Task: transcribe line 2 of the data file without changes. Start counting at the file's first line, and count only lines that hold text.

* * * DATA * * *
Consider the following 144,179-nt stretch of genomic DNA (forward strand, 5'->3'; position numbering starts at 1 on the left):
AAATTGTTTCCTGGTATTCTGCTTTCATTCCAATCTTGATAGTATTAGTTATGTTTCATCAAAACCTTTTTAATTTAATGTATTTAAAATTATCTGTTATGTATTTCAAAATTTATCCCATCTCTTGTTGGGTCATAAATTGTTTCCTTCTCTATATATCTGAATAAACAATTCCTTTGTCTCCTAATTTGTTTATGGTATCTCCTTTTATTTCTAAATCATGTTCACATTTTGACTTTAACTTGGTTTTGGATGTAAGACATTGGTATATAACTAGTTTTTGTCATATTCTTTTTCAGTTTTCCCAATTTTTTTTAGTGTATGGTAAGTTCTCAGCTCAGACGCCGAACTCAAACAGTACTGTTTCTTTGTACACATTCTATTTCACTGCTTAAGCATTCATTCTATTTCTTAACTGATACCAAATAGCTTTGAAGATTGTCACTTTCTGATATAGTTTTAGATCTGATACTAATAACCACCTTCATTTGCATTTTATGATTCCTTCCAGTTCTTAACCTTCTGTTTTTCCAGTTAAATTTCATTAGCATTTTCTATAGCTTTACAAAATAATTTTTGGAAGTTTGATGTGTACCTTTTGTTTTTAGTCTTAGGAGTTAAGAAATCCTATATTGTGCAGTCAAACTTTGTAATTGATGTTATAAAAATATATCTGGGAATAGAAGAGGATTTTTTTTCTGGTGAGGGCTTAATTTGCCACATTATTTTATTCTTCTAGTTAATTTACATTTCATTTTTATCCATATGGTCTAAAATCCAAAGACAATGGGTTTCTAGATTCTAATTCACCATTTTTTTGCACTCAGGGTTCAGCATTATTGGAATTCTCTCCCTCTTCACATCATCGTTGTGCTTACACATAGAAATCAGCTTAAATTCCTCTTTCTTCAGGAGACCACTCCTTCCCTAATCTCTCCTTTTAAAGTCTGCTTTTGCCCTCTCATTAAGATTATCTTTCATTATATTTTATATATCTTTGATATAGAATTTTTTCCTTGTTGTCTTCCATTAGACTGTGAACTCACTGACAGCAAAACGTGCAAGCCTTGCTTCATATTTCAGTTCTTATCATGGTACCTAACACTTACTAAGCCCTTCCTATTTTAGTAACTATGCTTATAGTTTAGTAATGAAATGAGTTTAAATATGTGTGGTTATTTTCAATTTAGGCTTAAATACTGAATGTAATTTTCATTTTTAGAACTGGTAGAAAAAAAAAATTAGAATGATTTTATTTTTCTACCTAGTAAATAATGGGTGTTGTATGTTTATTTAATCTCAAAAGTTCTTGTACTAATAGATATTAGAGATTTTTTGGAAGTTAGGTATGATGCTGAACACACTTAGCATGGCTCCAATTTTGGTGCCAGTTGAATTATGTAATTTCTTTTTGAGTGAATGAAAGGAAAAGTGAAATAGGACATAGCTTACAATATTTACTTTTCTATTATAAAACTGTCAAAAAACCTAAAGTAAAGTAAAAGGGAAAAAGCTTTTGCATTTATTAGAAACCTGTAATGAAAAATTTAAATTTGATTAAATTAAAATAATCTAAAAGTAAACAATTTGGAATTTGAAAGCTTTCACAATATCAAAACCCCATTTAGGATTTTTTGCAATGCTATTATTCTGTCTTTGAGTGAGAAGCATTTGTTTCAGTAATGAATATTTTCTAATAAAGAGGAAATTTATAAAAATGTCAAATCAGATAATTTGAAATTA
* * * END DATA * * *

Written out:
AAATTGTTTCCTGGTATTCTGCTTTCATTCCAATCTTGATAGTATTAGTTATGTTTCATCAAAACCTTTTTAATTTAATGTATTTAAAATTATCTGTTATGTATTTCAAAATTTATCCCATCTCTTGTTGGGTCATAAATTGTTTCCTTCTCTATATATCTGAATAAACAATTCCTTTGTCTCCTAATTTGTTTATGGTATCTCCTTTTATTTCTAAATCATGTTCACATTTTGACTTTAACTTGGTTTTGGATGTAAGACATTGGTATATAACTAGTTTTTGTCATATTCTTTTTCAGTTTTCCCAATTTTTTTTAGTGTATGGTAAGTTCTCAGCTCAGACGCCGAACTCAAACAGTACTGTTTCTTTGTACACATTCTATTTCACTGCTTAAGCATTCATTCTATTTCTTAACTGATACCAAATAGCTTTGAAGATTGTCACTTTCTGATATAGTTTTAGATCTGATACTAATAACCACCTTCATTTGCATTTTATGATTCCTTCCAGTTCTTAACCTTCTGTTTTTCCAGTTAAATTTCATTAGCATTTTCTATAGCTTTACAAAATAATTTTTGGAAGTTTGATGTGTACCTTTTGTTTTTAGTCTTAGGAGTTAAGAAATCCTATATTGTGCAGTCAAACTTTGTAATTGATGTTATAAAAATATATCTGGGAATAGAAGAGGATTTTTTTTCTGGTGAGGGCTTAATTTGCCACATTATTTTATTCTTCTAGTTAATTTACATTTCATTTTTATCCATATGGTCTAAAATCCAAAGACAATGGGTTTCTAGATTCTAATTCACCATTTTTTTGCACTCAGGGTTCAGCATTATTGGAATTCTCTCCCTCTTCACATCATCGTTGTGCTTACACATAGAAATCAGCTTAAATTCCTCTTTCTTCAGGAGACCACTCCTTCCCTAATCTCTCCTTTTAAAGTCTGCTTTTGCCCTCTCATTAAGATTATCTTTCATTATATTTTATATATCTTTGATATAGAATTTTTTCCTTGTTGTCTTCCATTAGACTGTGAACTCACTGACAGCAAAACGTGCAAGCCTTGCTTCATATTTCAGTTCTTATCATGGTACCTAACACTTACTAAGCCCTTCCTATTTTAGTAACTATGCTTATAGTTTAGTAATGAAATGAGTTTAAATATGTGTGGTTATTTTCAATTTAGGCTTAAATACTGAATGTAATTTTCATTTTTAGAACTGGTAGAAAAAAAAAATTAGAATGATTTTATTTTTCTACCTAGTAAATAATGGGTGTTGTATGTTTATTTAATCTCAAAAGTTCTTGTACTAATAGATATTAGAGATTTTTTGGAAGTTAGGTATGATGCTGAACACACTTAGCATGGCTCCAATTTTGGTGCCAGTTGAATTATGTAATTTCTTTTTGAGTGAATGAAAGGAAAAGTGAAATAGGACATAGCTTACAATATTTACTTTTCTATTATAAAACTGTCAAAAAACCTAAAGTAAAGTAAAAGGGAAAAAGCTTTTGCATTTATTAGAAACCTGTAATGAAAAATTTAAATTTGATTAAATTAAAATAATCTAAAAGTAAACAATTTGGAATTTGAAAGCTTTCACAATATCAAAACCCCATTTAGGATTTTTTGCAATGCTATTATTCTGTCTTTGAGTGAGAAGCATTTGTTTCAGTAATGAATATTTTCTAATAAAGAGGAAATTTATAAAAATGTCAAATCAGATAATTTGAAATTA